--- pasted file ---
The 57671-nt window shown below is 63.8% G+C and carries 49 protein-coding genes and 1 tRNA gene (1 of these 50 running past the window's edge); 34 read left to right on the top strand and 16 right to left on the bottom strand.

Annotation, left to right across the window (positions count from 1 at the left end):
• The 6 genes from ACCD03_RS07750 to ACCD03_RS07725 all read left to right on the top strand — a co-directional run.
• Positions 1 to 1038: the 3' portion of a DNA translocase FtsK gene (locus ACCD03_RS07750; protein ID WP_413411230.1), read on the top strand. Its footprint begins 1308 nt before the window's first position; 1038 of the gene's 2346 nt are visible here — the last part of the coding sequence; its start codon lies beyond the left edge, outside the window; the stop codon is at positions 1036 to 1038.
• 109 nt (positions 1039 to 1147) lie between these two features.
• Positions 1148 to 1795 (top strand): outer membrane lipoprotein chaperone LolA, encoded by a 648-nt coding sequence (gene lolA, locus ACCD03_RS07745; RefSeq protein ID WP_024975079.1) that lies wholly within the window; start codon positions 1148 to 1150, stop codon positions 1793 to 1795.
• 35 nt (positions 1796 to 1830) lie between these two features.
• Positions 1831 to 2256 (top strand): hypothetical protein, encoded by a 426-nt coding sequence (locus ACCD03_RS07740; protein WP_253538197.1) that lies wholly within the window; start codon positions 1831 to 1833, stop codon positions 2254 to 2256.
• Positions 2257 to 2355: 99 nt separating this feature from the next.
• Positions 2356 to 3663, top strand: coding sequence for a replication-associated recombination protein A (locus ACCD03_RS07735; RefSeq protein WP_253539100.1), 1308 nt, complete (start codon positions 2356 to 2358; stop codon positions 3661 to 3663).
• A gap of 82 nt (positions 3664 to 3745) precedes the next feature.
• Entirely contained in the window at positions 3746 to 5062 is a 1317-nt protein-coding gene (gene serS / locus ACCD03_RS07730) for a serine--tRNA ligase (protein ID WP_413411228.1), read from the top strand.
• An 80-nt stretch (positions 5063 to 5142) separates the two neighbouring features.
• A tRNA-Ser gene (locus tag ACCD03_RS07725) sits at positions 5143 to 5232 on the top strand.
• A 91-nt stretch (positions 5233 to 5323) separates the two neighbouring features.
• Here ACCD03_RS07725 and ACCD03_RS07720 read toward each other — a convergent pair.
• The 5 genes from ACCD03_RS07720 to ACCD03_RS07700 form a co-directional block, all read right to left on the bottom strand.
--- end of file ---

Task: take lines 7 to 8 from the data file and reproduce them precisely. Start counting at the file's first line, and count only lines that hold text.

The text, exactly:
• 35 nt (positions 1796 to 1830) lie between these two features.
• Positions 1831 to 2256 (top strand): hypothetical protein, encoded by a 426-nt coding sequence (locus ACCD03_RS07740; protein WP_253538197.1) that lies wholly within the window; start codon positions 1831 to 1833, stop codon positions 2254 to 2256.